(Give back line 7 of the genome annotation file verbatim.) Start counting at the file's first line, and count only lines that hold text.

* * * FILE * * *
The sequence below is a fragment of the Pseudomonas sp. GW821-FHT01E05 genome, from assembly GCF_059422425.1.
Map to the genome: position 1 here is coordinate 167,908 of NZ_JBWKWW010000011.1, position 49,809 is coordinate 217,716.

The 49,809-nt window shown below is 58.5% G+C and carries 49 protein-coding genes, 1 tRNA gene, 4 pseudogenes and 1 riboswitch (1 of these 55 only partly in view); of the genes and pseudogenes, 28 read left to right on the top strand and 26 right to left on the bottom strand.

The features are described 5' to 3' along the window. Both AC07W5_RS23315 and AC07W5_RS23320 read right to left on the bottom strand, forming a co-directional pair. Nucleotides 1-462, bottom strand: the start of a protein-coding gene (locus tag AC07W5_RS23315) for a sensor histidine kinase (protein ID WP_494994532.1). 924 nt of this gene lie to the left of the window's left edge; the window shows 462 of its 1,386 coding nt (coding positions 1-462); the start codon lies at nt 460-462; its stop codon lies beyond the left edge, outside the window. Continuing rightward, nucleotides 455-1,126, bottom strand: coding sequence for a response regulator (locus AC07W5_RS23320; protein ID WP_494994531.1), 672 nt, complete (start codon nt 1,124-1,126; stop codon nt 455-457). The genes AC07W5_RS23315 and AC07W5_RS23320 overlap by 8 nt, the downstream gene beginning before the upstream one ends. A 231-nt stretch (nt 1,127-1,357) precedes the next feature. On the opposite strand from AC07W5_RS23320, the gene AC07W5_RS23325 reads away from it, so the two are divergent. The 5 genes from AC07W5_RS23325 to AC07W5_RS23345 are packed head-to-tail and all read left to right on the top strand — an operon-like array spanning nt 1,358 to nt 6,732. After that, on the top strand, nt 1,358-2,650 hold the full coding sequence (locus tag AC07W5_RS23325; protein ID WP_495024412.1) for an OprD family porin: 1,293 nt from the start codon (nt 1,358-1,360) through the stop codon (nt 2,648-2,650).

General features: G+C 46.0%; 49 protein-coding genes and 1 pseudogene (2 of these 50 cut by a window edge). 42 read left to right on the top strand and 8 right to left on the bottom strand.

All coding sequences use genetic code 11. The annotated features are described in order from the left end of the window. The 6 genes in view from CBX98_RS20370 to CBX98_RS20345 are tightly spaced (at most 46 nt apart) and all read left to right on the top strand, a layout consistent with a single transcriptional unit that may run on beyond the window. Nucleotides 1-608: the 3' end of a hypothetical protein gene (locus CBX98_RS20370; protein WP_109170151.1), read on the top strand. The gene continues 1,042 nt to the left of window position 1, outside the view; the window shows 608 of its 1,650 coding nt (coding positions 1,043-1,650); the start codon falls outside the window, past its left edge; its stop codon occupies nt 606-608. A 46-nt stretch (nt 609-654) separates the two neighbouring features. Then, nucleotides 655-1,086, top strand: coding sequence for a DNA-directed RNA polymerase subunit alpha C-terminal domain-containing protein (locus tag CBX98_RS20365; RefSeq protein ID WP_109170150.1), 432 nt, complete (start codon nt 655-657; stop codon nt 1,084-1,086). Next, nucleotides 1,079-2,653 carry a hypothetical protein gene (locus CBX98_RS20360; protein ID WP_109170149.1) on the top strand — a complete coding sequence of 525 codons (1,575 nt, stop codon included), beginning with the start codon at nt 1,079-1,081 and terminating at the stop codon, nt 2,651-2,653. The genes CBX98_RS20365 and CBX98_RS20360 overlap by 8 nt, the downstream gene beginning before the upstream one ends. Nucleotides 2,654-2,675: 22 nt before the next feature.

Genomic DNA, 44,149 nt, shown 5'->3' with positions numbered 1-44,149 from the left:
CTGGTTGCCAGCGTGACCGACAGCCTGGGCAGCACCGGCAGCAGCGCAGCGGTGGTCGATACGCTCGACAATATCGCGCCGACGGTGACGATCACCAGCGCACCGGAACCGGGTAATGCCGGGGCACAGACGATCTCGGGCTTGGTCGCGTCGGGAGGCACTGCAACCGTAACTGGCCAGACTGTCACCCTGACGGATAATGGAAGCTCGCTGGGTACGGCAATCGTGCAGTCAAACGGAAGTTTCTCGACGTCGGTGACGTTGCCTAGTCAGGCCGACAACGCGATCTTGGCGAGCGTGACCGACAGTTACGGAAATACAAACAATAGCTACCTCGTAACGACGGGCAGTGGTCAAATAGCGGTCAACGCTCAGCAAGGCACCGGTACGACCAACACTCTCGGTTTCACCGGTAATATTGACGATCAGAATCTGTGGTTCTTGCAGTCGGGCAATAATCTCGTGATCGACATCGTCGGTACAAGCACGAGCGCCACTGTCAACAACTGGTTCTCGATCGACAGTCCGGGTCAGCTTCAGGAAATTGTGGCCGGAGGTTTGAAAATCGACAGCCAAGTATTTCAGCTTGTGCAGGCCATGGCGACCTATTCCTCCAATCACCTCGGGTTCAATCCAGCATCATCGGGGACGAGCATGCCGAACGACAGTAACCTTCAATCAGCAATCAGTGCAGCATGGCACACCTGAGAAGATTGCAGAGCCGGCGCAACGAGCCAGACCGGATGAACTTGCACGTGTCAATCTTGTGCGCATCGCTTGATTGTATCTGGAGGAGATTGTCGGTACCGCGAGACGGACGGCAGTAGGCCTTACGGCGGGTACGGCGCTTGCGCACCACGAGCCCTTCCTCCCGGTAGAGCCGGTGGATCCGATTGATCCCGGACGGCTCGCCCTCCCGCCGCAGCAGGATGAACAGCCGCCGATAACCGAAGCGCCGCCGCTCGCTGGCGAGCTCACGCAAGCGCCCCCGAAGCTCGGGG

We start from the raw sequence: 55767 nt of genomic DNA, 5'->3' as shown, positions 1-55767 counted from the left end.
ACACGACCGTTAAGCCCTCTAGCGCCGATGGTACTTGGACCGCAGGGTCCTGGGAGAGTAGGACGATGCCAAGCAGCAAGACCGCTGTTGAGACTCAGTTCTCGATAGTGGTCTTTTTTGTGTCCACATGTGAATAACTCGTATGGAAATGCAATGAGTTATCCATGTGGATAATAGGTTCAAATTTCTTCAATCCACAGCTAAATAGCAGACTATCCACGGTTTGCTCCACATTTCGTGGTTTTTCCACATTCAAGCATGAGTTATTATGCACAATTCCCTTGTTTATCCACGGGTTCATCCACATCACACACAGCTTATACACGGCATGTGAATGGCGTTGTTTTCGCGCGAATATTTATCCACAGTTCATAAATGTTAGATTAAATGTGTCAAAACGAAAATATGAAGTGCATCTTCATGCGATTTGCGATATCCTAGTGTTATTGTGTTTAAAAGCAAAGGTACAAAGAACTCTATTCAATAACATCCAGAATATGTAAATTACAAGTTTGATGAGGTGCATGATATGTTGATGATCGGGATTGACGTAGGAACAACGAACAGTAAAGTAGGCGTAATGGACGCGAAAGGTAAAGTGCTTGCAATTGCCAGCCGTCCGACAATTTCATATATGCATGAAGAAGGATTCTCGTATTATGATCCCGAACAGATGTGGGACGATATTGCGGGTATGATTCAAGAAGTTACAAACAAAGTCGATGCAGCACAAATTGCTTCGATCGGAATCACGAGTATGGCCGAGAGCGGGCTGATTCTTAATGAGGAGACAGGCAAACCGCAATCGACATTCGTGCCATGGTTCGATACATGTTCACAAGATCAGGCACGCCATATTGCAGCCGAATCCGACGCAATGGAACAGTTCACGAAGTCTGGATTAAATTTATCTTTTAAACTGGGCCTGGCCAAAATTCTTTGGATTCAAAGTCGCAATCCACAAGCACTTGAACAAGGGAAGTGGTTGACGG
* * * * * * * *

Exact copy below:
Genomic DNA, 44,149 nt, shown 5'->3' with positions numbered 1-44,149 from the left: